Although the aim of this book is largely philosophical, I think that its most important merit lies in its poetical resonance.
I only skimmed through the first part (Fear & Trembling), so I can't say much about it.
The second part of the book (Repetition) is very interesting. According to the narrator, repetition is what helps us go forth, as unlikely as it may seem to some. Repetition is not recollection for what is repeated directs itself toward the future, while recollection traps the individual in the past.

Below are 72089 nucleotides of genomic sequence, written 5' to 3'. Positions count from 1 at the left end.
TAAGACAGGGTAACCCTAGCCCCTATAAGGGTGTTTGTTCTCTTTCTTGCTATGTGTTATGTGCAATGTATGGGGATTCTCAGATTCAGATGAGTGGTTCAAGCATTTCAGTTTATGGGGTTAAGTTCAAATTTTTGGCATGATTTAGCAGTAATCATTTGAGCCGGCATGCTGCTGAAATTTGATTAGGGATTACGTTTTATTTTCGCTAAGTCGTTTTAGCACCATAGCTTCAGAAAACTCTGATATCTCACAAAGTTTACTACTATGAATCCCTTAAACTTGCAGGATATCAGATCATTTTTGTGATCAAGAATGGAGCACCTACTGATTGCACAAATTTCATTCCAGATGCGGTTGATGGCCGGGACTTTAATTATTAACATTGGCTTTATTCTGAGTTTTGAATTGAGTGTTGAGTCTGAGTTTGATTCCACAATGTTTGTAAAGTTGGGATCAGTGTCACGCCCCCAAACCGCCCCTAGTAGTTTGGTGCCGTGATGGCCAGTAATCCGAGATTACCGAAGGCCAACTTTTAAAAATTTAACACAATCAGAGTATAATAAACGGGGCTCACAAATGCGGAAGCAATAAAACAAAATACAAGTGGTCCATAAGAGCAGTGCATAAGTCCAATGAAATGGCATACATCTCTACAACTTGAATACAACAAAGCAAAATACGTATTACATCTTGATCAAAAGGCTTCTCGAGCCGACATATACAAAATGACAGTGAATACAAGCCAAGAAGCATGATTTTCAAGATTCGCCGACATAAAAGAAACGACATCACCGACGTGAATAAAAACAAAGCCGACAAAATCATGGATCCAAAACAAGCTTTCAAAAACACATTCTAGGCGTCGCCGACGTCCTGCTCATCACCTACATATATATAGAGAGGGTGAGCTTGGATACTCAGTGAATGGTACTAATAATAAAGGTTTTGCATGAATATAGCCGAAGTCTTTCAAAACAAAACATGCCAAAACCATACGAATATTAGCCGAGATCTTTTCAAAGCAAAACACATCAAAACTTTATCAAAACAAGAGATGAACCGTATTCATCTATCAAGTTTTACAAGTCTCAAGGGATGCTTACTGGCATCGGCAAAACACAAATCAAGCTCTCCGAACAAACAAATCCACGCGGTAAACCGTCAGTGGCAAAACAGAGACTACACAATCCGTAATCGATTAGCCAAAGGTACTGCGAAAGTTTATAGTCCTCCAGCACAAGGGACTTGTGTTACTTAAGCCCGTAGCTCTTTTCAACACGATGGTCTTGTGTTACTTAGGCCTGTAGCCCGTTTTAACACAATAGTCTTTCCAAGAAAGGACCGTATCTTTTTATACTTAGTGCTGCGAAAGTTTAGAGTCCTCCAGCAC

Even though the narrator himself lost the capacity to repeat, as defined in its genuine form, he still admires his "friend's" ability to perform repetition.
S. Kierkegaard has a very subtle way to describe philosophical, and complex, concepts. It is pleasant and at the same time engaging to read him. The translation is quite smooth so it was a bonus.